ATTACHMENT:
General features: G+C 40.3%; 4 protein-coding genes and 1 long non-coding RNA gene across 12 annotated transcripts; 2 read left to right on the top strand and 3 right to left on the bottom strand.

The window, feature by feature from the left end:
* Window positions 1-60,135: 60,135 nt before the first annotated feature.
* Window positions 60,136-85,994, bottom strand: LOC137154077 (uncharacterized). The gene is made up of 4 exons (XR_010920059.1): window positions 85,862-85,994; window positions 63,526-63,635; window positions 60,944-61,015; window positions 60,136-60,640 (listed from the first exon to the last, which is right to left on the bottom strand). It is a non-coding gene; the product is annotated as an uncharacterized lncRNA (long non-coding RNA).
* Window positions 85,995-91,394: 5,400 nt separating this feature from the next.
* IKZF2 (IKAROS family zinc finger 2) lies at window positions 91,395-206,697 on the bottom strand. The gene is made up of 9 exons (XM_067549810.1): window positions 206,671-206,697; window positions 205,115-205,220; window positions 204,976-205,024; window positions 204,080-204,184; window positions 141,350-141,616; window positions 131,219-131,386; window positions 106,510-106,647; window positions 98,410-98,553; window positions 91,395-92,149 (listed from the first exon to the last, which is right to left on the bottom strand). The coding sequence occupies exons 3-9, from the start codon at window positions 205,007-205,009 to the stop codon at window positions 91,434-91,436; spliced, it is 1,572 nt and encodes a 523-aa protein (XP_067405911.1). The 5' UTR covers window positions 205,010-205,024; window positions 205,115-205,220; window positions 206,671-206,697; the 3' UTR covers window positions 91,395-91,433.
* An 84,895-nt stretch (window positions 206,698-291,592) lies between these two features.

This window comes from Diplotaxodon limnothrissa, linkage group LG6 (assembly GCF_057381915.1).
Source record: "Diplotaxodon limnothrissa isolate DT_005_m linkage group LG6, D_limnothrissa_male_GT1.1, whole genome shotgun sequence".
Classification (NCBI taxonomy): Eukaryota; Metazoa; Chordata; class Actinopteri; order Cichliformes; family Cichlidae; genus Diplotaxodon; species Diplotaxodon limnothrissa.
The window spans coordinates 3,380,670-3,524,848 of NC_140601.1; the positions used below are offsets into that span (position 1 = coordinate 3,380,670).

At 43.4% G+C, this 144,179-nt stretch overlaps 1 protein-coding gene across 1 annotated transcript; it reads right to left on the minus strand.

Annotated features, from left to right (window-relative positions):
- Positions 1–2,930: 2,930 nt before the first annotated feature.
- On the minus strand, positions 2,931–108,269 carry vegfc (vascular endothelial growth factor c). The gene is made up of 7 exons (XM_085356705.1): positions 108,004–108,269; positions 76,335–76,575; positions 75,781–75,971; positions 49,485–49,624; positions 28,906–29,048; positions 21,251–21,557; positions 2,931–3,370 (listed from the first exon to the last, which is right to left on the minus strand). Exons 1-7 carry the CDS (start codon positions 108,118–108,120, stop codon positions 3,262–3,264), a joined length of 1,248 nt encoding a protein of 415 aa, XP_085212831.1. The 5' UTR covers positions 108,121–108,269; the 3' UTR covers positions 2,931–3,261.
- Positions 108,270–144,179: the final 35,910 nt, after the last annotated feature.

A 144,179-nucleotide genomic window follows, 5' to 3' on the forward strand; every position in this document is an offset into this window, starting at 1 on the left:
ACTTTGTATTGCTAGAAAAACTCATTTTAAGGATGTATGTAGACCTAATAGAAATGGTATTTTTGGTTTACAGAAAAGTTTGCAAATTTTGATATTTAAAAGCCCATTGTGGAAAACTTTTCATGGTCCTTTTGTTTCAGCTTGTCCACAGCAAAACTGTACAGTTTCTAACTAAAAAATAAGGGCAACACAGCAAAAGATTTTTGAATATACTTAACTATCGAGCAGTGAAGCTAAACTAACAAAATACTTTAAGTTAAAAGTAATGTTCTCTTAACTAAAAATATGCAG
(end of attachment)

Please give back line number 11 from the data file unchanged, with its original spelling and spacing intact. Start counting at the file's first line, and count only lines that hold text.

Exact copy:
The window spans coordinates 3,380,670-3,524,848 of NC_140601.1; the positions used below are offsets into that span (position 1 = coordinate 3,380,670).